If you've spent much time with a child at Savior, you've probably heard them sing their song about the colors of the church year (and if you haven't heard it, you should ask one of them to sing it for you!):
Purple says: get ready, for the feast is near.
White says: rejoice, the feast is here.
Green is for the growing time the rest of the year;
Red is for Pentecost, Holy Spirit Day.
This song helps orient children to the rhythms of the liturgical year, in which fasts (Advent and Lent) are followed by feasts (Christmas and Easter), and much of the year is neither feast nor fast, but instead Ordinary Time. (The term "Ordinary Time" comes from the way it's counted in ordinal numbers — the first Sunday after Pentecost, the fifteenth Sunday after Pentecost, etc. But it's also ordinary in the other sense as we go about our ordinary work.)
We mark each new season in the church year by changing the color of the altar cloth, banners, vestments worn by clergy, even the tablecloths on the Welcome and Info tables. Although there is some variation, most liturgical churches use a somber purple during Advent and Lent. Feasts are marked by white or gold, colors that remind us of the glory and splendor of God. Red is the color for Pentecost, bringing to mind the tongues of fire that danced on the heads of the disciples when then Holy Spirit came upon them. And Ordinary Time is green, symbolizing a time of work and growth in the power of the Spirit.
Why use liturgical colors?
We use symbols to mark all sorts of seasons and holidays: the pots of mums that indicate the coming of fall; the red and green decorations that presage Christmas; the banners and balloons in a yard that point to some special event. Likewise, the changing colors point us to shifts in the church year. Especially for those of us new to the rhythms of the liturgical calendar, a new color reminds us of a shift as we cycle through fasting, feasting and growing.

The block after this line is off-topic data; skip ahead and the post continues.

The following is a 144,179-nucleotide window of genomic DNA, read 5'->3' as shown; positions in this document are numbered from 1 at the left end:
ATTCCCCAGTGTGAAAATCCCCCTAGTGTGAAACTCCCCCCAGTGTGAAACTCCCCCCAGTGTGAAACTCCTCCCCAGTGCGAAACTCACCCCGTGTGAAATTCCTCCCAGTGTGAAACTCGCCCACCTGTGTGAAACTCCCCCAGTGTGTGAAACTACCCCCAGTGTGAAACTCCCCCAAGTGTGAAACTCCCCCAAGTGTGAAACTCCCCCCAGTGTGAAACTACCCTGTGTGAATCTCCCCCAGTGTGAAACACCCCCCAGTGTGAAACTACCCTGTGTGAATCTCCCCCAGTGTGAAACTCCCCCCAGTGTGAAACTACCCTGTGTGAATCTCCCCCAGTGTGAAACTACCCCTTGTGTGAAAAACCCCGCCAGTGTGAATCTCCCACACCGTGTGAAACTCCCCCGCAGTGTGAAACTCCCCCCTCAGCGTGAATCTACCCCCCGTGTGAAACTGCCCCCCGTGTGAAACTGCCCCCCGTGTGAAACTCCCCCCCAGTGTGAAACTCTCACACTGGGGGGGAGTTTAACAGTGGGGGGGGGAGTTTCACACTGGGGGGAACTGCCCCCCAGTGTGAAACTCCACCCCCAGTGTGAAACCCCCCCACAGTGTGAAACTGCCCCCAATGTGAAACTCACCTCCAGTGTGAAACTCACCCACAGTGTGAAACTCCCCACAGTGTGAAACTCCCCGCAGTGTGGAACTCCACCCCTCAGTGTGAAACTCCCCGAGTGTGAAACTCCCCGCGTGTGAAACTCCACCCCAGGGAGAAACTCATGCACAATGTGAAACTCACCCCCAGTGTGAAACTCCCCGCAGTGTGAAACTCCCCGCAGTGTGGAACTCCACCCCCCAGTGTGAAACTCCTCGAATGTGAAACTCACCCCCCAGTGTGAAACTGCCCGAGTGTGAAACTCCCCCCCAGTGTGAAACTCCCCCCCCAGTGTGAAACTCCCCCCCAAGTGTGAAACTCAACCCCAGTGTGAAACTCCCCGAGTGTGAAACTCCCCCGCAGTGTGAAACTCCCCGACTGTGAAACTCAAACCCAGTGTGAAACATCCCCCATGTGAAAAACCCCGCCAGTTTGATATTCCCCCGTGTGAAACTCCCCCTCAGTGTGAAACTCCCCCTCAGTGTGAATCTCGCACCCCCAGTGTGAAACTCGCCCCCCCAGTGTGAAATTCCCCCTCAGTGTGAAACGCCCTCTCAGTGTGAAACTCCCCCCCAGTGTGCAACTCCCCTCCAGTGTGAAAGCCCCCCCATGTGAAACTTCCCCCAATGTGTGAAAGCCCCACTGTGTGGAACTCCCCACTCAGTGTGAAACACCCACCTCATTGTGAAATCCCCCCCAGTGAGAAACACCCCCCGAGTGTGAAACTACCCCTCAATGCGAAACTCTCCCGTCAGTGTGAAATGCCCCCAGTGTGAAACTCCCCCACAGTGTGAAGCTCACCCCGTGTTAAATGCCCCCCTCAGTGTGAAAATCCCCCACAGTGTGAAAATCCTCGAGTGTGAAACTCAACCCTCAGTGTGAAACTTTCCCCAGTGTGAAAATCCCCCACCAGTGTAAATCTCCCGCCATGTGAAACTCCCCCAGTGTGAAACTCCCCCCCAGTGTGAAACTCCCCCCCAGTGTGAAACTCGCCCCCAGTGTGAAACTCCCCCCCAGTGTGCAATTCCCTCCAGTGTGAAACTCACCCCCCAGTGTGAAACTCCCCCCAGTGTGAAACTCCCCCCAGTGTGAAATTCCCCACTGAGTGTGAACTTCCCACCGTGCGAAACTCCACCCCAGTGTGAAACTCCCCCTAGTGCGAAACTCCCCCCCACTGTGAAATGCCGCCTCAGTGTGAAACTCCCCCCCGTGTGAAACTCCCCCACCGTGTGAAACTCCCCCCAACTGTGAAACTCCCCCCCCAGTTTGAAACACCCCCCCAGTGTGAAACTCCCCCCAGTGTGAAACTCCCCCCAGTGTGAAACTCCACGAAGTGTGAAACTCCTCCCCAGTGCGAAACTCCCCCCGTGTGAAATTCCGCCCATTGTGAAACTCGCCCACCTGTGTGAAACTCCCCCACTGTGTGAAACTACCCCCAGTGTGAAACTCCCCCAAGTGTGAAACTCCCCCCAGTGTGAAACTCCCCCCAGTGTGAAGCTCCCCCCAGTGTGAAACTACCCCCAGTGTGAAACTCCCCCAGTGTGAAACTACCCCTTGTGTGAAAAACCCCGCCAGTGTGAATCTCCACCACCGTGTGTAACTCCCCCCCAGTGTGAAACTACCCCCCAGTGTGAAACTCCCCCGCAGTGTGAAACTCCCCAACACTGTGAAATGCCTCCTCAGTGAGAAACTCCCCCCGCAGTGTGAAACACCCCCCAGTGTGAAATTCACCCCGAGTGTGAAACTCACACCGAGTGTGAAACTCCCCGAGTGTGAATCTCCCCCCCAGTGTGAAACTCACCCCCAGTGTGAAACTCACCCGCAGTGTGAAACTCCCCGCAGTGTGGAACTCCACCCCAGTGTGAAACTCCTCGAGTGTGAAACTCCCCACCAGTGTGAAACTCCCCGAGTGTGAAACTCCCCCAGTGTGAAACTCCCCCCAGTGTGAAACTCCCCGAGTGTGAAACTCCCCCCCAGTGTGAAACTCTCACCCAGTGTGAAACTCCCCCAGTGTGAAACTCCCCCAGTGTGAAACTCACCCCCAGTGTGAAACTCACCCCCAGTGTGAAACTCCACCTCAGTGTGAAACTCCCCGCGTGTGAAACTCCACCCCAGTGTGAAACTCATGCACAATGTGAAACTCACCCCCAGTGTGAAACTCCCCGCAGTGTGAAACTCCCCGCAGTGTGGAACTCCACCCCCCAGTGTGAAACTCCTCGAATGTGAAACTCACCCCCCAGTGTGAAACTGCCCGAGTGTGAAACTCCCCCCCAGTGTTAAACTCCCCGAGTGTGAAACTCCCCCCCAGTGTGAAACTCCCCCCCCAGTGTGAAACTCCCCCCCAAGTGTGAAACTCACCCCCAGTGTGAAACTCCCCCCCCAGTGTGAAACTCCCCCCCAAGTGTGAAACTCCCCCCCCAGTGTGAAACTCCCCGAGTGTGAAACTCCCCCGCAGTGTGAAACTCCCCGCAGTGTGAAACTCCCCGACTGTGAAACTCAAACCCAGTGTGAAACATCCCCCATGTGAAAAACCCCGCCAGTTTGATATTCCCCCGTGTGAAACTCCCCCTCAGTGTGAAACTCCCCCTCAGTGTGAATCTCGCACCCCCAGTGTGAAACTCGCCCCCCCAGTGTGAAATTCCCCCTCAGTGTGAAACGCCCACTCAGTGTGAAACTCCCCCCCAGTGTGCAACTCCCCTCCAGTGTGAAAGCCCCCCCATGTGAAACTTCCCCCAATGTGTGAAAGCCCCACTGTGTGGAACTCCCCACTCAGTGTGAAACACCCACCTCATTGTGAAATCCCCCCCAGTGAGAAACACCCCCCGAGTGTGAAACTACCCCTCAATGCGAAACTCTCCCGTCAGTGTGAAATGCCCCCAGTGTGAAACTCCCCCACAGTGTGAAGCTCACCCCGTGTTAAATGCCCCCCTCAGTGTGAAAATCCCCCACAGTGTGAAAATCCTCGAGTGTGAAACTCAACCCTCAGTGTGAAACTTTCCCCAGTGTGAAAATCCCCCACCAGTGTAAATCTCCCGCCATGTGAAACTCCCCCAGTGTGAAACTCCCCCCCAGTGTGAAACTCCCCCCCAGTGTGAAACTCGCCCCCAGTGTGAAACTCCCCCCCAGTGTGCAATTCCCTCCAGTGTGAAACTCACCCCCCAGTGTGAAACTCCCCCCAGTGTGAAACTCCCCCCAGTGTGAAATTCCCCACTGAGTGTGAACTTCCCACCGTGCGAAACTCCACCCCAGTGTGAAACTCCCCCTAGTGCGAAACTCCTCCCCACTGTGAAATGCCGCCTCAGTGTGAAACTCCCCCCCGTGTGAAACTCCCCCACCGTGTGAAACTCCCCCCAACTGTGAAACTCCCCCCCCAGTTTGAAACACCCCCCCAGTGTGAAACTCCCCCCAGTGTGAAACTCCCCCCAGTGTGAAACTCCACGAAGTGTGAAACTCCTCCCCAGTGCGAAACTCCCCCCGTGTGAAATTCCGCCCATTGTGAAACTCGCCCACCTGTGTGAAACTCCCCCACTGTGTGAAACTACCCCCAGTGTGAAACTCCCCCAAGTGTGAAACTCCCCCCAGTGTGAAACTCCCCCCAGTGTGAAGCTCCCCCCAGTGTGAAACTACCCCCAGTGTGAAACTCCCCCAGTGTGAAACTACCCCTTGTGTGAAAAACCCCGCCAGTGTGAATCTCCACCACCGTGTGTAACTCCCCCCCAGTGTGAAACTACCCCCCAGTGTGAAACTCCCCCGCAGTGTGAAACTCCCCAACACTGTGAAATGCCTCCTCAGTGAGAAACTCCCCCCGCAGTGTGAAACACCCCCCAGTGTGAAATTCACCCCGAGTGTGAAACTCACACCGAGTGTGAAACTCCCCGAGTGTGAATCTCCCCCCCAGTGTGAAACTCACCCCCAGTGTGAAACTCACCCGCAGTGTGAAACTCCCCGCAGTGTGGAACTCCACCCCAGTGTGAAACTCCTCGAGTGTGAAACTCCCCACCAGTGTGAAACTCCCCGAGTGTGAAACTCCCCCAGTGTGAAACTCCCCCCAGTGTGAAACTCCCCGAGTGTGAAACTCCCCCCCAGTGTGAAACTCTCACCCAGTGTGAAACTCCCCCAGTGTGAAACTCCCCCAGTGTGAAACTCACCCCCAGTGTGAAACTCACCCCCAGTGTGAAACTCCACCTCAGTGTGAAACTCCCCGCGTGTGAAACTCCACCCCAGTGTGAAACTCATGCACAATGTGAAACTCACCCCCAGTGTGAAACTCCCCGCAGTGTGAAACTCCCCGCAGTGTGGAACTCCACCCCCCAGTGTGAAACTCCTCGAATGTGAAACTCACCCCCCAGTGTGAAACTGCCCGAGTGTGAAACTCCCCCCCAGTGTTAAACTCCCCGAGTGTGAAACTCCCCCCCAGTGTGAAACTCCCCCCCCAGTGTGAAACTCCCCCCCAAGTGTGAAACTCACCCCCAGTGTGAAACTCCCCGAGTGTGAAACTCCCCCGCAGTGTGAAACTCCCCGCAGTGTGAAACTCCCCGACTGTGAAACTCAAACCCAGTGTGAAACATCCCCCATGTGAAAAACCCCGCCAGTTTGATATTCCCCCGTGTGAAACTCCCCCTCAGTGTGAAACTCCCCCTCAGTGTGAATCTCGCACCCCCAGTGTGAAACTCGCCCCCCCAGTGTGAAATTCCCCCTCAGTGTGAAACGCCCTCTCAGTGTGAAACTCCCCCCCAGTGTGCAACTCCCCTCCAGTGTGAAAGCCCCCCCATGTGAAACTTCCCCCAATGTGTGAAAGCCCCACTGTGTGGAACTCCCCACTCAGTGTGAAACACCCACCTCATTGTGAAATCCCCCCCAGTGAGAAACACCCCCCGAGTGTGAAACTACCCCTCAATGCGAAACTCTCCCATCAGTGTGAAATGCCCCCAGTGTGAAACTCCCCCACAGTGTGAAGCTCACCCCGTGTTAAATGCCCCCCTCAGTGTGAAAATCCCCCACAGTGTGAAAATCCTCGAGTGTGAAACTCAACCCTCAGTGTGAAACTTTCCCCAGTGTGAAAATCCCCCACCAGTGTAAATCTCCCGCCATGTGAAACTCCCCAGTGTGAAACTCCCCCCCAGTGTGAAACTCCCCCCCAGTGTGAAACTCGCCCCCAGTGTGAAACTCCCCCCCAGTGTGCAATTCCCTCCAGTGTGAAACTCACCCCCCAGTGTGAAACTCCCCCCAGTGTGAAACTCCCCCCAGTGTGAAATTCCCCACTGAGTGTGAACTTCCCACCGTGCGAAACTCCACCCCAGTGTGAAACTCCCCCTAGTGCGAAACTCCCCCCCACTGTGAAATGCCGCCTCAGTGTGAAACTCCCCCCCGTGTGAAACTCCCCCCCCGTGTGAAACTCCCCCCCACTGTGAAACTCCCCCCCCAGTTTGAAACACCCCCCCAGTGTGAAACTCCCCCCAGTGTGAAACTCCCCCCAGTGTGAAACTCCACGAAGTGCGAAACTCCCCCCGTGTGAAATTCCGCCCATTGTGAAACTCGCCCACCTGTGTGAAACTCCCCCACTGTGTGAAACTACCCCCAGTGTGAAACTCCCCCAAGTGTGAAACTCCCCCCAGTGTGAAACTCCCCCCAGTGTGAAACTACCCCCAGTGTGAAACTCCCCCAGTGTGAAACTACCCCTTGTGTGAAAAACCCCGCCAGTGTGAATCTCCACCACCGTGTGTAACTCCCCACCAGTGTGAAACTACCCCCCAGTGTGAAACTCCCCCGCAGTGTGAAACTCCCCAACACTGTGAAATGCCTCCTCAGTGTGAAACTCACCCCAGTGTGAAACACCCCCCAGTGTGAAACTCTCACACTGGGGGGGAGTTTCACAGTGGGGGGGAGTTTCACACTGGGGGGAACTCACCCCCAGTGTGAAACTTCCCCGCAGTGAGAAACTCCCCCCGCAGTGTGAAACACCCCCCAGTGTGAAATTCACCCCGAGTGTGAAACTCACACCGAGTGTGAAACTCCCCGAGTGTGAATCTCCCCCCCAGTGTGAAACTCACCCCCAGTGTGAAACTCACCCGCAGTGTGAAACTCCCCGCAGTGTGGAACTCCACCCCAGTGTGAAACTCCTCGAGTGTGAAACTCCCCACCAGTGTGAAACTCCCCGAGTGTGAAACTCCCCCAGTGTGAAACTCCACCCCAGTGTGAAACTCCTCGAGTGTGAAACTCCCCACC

Also, liturgical worship seeks to engage all of our senses: our ears and minds as we hear and learn, and also our bodies as we touch and taste the bread and wine, make the sign of the cross on our bodies, stand for the Gospel and kneel for the confession of sin. Liturgical colors engage our eyes, giving us visual cues to the story told in the church calendar of longing for Christ, celebrating Christ, and growing in the body of Christ.
Liturgical colors beyond the sanctuary
As we orient our lives towards the gospel, the cycle of the liturgical year helps us to focus on different parts of God's story. If you find the liturgical colors helpful in pointing you towards the presence of God in our lives, you might consider incorporating the colors into your home. A colored candle is a simple way to mark the season; if you have a prayer corner or prayer table, you might incorporate the seasonal color.
And perhaps you can also learn the children's song, immersing yourself along with them in the rhythms of the church year and the great story of God's love for us.